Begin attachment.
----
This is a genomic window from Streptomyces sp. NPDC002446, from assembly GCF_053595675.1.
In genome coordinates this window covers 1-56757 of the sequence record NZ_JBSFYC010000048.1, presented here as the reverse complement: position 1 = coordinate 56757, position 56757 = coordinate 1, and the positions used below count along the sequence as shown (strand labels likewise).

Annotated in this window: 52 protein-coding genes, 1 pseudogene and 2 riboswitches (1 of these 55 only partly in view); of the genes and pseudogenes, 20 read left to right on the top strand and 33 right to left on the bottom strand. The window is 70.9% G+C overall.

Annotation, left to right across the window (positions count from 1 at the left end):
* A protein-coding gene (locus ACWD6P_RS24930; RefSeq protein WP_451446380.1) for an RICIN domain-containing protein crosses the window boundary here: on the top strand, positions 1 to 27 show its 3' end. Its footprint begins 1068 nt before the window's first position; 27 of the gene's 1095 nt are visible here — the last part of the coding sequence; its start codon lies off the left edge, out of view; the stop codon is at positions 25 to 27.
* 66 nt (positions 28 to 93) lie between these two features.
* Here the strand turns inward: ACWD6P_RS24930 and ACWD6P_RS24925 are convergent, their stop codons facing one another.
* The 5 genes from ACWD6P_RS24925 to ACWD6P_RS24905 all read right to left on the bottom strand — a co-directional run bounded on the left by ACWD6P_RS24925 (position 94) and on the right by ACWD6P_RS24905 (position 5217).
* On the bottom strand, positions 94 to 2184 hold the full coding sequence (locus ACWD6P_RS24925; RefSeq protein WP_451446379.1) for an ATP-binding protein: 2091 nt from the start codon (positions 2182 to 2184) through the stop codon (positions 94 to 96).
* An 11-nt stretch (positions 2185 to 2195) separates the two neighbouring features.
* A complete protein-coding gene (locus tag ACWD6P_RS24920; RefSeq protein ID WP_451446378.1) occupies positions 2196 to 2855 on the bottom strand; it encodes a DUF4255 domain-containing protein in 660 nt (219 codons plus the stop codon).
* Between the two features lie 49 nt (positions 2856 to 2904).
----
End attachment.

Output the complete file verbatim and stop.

This is a genomic window from Streptomyces sp. NPDC002446, from assembly GCF_053595675.1.
In genome coordinates this window covers 1-56757 of the sequence record NZ_JBSFYC010000048.1, presented here as the reverse complement: position 1 = coordinate 56757, position 56757 = coordinate 1, and the positions used below count along the sequence as shown (strand labels likewise).

Annotated in this window: 52 protein-coding genes, 1 pseudogene and 2 riboswitches (1 of these 55 only partly in view); of the genes and pseudogenes, 20 read left to right on the top strand and 33 right to left on the bottom strand. The window is 70.9% G+C overall.

Annotation, left to right across the window (positions count from 1 at the left end):
* A protein-coding gene (locus ACWD6P_RS24930; RefSeq protein WP_451446380.1) for an RICIN domain-containing protein crosses the window boundary here: on the top strand, positions 1 to 27 show its 3' end. Its footprint begins 1068 nt before the window's first position; 27 of the gene's 1095 nt are visible here — the last part of the coding sequence; its start codon lies off the left edge, out of view; the stop codon is at positions 25 to 27.
* 66 nt (positions 28 to 93) lie between these two features.
* Here the strand turns inward: ACWD6P_RS24930 and ACWD6P_RS24925 are convergent, their stop codons facing one another.
* The 5 genes from ACWD6P_RS24925 to ACWD6P_RS24905 all read right to left on the bottom strand — a co-directional run bounded on the left by ACWD6P_RS24925 (position 94) and on the right by ACWD6P_RS24905 (position 5217).
* On the bottom strand, positions 94 to 2184 hold the full coding sequence (locus ACWD6P_RS24925; RefSeq protein WP_451446379.1) for an ATP-binding protein: 2091 nt from the start codon (positions 2182 to 2184) through the stop codon (positions 94 to 96).
* An 11-nt stretch (positions 2185 to 2195) separates the two neighbouring features.
* A complete protein-coding gene (locus tag ACWD6P_RS24920; RefSeq protein ID WP_451446378.1) occupies positions 2196 to 2855 on the bottom strand; it encodes a DUF4255 domain-containing protein in 660 nt (219 codons plus the stop codon).
* Between the two features lie 49 nt (positions 2856 to 2904).